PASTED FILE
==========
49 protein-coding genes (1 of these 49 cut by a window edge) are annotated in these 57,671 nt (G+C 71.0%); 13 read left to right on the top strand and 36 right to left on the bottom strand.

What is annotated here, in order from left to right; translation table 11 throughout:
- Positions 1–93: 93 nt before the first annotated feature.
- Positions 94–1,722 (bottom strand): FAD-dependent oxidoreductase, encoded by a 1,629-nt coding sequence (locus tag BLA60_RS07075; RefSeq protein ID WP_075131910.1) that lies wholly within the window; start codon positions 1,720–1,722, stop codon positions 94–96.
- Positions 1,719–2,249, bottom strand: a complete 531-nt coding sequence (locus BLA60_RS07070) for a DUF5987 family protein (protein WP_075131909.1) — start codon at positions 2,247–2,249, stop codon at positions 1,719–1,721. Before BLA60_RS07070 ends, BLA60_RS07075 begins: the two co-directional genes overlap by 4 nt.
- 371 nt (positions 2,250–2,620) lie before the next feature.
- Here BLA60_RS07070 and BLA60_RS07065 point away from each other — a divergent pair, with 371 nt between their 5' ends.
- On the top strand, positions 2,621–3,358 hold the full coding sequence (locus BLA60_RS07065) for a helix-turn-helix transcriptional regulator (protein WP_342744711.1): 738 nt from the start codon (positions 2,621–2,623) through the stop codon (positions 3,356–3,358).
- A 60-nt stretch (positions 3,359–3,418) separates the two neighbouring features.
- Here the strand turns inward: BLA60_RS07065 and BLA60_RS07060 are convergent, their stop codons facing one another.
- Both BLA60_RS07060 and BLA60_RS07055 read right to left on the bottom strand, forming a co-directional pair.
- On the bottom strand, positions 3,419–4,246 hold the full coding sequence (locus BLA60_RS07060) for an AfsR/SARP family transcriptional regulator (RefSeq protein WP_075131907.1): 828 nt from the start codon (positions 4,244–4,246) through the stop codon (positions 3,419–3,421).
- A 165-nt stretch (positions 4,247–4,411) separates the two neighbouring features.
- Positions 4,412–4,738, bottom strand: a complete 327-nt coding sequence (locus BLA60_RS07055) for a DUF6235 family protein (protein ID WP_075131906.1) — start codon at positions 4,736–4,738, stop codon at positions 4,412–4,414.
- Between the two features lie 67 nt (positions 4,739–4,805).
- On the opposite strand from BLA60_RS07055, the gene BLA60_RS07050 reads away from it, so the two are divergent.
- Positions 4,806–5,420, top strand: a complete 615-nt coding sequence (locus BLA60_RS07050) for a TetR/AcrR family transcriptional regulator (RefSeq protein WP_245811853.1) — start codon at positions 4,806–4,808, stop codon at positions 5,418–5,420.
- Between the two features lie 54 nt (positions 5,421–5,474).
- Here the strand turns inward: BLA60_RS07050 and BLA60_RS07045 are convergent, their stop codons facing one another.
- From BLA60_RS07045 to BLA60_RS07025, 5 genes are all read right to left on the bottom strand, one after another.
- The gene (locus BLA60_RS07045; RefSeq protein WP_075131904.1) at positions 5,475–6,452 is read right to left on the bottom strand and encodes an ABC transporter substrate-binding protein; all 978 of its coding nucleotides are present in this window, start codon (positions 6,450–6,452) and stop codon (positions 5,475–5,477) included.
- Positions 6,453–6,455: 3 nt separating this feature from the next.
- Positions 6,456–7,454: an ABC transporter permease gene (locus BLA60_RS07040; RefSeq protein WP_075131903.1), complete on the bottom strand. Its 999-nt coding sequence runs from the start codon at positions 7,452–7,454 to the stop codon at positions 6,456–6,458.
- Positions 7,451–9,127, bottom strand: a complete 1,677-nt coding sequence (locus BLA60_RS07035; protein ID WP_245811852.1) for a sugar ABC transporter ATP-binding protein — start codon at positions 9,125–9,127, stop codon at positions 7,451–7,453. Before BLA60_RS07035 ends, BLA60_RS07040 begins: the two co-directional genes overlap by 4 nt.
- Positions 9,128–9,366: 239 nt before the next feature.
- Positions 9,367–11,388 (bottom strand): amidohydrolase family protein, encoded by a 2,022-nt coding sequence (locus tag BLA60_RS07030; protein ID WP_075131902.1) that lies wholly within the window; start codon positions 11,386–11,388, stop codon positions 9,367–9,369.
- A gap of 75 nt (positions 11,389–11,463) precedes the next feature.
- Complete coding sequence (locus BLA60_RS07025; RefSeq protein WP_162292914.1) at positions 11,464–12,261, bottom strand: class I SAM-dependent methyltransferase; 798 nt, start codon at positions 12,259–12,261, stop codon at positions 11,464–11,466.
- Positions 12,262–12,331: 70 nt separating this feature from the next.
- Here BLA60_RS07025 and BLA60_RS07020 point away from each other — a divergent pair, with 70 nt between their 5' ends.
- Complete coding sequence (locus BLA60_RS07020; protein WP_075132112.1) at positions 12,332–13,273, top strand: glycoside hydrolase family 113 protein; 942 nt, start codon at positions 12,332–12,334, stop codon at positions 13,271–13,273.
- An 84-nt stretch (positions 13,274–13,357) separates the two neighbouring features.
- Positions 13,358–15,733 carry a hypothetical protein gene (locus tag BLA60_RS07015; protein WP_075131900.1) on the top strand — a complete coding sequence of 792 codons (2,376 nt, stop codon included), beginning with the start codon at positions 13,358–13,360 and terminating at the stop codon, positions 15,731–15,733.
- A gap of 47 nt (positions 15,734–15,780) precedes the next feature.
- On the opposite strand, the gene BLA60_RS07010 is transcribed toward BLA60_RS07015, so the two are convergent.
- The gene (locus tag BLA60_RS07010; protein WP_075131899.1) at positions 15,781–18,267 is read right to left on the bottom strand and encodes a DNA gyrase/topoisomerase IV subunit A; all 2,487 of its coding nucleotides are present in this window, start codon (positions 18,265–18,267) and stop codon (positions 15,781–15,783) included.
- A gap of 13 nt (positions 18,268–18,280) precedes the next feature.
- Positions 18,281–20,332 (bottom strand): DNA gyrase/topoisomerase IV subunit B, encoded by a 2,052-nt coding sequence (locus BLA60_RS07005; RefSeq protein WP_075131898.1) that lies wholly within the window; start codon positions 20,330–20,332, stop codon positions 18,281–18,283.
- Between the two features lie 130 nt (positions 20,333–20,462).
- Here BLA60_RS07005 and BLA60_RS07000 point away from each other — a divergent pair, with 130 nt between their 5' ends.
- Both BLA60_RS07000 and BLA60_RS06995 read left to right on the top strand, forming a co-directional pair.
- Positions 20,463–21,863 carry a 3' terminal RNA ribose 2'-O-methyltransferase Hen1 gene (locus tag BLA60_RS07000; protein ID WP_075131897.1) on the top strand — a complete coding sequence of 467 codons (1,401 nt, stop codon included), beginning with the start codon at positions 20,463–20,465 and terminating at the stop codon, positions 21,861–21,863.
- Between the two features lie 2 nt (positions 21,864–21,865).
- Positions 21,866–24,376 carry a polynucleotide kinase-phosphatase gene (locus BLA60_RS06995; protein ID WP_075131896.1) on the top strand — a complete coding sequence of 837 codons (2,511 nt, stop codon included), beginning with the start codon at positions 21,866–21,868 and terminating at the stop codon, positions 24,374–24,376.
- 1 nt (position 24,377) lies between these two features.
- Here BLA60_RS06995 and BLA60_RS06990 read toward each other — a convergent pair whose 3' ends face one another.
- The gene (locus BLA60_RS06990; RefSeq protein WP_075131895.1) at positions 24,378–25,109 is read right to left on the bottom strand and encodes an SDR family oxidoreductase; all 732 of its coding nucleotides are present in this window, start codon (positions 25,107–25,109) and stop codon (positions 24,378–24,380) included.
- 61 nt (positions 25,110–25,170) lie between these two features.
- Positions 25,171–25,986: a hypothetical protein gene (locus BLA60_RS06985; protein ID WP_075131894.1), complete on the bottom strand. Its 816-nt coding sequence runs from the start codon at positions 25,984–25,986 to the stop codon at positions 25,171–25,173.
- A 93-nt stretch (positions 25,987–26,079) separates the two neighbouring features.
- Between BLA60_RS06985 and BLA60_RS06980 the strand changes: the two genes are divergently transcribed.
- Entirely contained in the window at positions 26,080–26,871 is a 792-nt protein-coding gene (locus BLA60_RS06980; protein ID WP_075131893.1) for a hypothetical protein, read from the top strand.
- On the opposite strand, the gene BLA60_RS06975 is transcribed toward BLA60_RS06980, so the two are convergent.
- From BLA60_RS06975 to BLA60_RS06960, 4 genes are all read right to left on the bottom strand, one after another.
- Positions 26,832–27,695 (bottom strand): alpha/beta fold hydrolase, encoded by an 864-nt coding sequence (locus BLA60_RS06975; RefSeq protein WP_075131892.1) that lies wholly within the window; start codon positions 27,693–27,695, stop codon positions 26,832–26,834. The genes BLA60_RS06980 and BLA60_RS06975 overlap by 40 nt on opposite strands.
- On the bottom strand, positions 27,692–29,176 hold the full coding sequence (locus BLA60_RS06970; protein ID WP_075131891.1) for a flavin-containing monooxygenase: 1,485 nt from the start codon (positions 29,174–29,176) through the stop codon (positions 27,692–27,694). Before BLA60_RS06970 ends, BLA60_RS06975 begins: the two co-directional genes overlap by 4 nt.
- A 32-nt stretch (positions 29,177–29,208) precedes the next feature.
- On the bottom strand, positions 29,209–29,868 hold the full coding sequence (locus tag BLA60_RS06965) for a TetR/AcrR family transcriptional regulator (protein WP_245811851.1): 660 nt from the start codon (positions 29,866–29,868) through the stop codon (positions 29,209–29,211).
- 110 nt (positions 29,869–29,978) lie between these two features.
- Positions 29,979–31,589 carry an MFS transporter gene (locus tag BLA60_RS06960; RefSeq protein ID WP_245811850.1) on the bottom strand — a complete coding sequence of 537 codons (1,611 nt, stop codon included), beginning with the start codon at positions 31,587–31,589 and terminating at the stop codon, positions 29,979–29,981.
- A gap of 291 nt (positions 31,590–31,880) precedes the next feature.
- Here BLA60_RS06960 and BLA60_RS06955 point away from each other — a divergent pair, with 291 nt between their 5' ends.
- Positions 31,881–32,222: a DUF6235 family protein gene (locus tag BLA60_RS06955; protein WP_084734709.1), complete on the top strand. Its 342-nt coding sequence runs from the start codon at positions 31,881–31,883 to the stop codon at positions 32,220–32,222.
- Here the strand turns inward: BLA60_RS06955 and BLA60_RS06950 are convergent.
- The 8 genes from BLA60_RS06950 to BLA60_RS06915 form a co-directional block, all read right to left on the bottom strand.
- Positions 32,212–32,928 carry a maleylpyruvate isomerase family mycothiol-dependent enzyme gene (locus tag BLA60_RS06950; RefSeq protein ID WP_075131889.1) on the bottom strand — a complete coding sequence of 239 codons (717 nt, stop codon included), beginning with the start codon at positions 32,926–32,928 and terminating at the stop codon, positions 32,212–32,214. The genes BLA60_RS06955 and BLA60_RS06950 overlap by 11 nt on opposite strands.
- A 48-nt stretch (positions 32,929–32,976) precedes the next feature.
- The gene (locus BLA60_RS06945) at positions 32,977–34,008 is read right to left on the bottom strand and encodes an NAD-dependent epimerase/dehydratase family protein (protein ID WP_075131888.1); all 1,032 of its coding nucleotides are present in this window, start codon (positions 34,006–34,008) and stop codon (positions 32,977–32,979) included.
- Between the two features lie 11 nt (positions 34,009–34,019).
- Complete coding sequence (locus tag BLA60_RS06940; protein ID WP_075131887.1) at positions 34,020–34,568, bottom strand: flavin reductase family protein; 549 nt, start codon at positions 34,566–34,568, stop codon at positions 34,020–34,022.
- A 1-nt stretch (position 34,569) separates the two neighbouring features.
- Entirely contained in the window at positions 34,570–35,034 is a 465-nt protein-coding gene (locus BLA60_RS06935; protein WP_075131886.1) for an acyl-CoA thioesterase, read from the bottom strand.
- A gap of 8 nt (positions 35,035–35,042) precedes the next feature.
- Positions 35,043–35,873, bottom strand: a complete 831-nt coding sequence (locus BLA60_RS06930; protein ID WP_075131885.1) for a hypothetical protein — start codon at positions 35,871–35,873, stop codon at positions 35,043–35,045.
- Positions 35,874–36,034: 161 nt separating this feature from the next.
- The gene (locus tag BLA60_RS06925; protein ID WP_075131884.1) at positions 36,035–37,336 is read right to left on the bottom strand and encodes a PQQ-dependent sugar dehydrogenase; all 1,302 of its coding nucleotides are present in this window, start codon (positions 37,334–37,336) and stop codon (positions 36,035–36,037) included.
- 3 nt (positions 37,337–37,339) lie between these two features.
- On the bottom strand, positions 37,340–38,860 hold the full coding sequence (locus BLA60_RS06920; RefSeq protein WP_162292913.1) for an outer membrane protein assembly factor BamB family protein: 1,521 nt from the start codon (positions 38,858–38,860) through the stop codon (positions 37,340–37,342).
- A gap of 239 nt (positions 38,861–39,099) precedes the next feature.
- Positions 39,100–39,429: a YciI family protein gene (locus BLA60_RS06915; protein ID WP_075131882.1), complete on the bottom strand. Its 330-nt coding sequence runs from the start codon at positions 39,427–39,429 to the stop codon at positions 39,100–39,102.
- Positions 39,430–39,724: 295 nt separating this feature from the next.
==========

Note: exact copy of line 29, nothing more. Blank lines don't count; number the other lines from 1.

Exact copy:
- Positions 12,262–12,331: 70 nt separating this feature from the next.